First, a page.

Most businesses nowadays rely quite heavily on information technology to operate, as I’ve no doubt that you’re aware of. That’s why we thought it would be valuable to share some very simple IT best practices to help assist your operations by keeping your resources productive and secured.
Time passes, and things get old. This is especially true of technology, as new and better options are developed and released all the time. Sooner or later, you’re likely to find yourself in need of a new system… The only question left is how to get rid of the old one.
In just over a week, Microsoft is retiring two of its most popular operating systems - although this shouldn’t be news at this point. Microsoft has consistently been reminding Windows 7 users that they need to upgrade before January 14, running a major campaign to do so, but there are still a quarter of all desktop users that haven’t done so.
Microsoft Windows has been a staple of personal computing for almost 35 years. When Microsoft retires their Windows 7 OS in a couple of weeks, they will be left with only two PC OSs functional: Windows 8.1 and Windows 10. Today, we will take a look at the Windows 10 OS and when to expect Microsoft to release a new operating system.
By the time you read this, Microsoft is shortly going to retire both Windows 7 and Windows Server 2008 operating systems - assuming that you are reading this before January 14. If you still are utilizing these software in your business at this point, you need to upgrade, or else deal with the security consequences of dealing with unsupported software. Here, we’ll review your options.
The End of Support for a Windows operating system sends ripples across all industries, as it signals an end of an era. Is your organization one of the many that still cling to Windows 7? If so, you need to take measures now to prepare for its End of Support date. If you fail to do so, you’ll be putting your organization at unnecessary risk.
Two of Microsoft’s most popular relational database management systems, SQL Server 2008 and SQL Server 2008 R2 will be losing support on July 9, 2019. If your business continues to use one of these titles for its database management, you are running out of time before you need to upgrade. Today, we’ll take a brief look at what the software is used for and what options are open to you going forward.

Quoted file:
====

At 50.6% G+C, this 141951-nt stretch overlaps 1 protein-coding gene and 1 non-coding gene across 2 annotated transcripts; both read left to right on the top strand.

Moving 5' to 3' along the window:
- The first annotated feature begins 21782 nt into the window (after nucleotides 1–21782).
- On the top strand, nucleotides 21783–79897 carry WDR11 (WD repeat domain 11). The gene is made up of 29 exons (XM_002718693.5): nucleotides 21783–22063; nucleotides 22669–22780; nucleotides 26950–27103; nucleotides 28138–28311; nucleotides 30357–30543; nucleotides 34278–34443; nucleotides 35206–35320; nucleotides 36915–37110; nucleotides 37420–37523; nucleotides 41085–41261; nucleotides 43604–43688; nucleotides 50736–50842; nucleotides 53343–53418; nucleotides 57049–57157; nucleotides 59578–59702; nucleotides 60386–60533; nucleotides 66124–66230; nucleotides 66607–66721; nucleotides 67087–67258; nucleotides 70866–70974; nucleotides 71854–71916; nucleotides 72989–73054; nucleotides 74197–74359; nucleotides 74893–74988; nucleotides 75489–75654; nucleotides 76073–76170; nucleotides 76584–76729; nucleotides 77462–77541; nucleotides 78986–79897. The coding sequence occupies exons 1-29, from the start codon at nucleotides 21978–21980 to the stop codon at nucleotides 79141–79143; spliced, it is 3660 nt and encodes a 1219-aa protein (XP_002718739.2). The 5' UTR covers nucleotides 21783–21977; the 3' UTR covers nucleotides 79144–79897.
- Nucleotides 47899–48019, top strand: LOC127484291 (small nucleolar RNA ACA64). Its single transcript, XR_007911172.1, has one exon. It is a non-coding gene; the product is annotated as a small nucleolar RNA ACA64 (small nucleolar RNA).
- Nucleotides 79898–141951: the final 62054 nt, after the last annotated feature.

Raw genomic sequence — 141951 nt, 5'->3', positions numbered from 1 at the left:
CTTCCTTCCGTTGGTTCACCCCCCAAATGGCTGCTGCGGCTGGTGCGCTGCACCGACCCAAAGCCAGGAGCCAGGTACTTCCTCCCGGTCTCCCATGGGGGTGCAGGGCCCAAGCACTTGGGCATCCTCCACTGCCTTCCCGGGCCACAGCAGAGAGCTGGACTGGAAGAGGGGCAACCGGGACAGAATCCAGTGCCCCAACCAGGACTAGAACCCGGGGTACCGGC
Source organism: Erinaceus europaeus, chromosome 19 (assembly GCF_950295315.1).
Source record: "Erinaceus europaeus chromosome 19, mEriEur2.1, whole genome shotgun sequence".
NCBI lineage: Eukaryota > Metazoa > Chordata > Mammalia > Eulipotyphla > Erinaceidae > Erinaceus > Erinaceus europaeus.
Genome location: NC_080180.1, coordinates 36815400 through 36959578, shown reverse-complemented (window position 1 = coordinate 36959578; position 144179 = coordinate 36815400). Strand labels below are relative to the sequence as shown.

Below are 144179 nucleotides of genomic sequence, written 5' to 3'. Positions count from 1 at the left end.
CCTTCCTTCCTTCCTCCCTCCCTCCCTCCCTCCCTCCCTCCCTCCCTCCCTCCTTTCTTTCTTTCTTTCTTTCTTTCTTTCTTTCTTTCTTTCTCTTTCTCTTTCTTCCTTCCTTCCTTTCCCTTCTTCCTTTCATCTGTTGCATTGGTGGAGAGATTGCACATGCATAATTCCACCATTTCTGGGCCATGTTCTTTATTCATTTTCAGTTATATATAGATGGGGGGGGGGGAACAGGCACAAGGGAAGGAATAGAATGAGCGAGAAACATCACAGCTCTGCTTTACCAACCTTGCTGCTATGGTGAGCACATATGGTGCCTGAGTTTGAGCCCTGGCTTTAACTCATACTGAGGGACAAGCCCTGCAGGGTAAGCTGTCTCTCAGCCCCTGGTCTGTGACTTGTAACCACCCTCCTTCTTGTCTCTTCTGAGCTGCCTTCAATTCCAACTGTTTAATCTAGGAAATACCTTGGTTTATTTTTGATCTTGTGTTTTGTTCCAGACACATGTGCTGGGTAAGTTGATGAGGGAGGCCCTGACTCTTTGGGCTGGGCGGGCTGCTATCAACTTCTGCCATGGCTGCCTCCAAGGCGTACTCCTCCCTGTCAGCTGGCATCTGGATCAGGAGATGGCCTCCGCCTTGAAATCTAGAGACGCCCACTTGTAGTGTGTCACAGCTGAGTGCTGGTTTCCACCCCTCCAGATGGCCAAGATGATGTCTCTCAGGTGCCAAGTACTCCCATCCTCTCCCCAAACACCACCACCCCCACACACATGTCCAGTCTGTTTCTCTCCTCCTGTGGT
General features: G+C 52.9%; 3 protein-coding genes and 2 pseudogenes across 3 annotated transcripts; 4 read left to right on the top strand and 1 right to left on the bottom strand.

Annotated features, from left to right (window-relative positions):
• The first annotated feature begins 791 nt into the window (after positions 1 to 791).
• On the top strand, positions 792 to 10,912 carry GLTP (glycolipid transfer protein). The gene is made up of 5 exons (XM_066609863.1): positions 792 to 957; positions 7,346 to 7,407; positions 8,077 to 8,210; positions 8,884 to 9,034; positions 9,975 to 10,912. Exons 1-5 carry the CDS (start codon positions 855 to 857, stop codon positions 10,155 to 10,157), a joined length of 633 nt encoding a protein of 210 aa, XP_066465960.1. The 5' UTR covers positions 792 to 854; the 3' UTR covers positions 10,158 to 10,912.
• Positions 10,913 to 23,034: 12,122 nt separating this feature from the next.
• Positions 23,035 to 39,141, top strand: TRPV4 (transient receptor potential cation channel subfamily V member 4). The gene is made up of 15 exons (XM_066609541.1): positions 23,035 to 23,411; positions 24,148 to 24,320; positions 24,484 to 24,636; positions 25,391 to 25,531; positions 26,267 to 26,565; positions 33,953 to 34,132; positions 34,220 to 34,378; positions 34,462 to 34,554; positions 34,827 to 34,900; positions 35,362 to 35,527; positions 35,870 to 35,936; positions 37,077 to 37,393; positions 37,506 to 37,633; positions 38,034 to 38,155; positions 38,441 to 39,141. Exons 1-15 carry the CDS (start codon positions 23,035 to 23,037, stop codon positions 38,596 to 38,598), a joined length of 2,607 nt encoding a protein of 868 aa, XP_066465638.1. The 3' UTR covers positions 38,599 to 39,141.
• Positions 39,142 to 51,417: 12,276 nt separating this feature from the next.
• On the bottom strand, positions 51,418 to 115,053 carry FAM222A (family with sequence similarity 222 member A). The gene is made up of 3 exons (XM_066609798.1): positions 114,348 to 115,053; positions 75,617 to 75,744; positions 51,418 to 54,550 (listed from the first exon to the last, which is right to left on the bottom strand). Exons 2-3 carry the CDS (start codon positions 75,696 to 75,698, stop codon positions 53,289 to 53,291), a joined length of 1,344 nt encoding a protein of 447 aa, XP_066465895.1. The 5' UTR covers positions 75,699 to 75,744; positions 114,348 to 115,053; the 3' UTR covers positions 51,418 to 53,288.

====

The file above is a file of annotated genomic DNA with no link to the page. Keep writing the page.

Unfortunately, your business’ technology doesn’t last forever. At some point in the future, you will have to upgrade away from your current hardware, which, regrettably, is not as simple as it sounds. Here are some tips to help you out during this difficult process.
It’s not something that we as business owners like to think about, but the fact of the matter is that no technology you implement will last until the day you close up shop for business. To mitigate the costs of your technology failing, you need to take measures now, including proactive monitoring for the various signs of failure. Be on the lookout for the following.
Your servers are some of the most important resources your business has, and they should last for many years. After a few years, however, they may begin to struggle to handle the workloads they once did; and, they often fail leaving a whole business in a lurch. To avoid this scenario, knowing the signs of a failing server can come in extraordinarily handy. Today we will go through three ways to ascertain if your server needs to replaced.
Chances are if you are in business today, there are a lot of devices on your network that you haven’t touched in years, might not be using, or don’t even need. Unfortunately, there are times when the technology you have doesn’t really do much other than take up space. If you feel like you are spending too much on your technology, you may not be wrong. By finding the IT that helps your business do business better, and scrapping plans for implementing technology that doesn’t provide sustainable returns may be a good strategy.
A technology roadmap is a key asset to use when planning your business for the near future. IT is volatile and demands that you always think ahead, so if you want to make sure technology doesn’t become a major pain point for your organization, it’s best to start thinking ahead. We’re here to help you get started thinking about how your business technology should change and adapt over the course of 2019.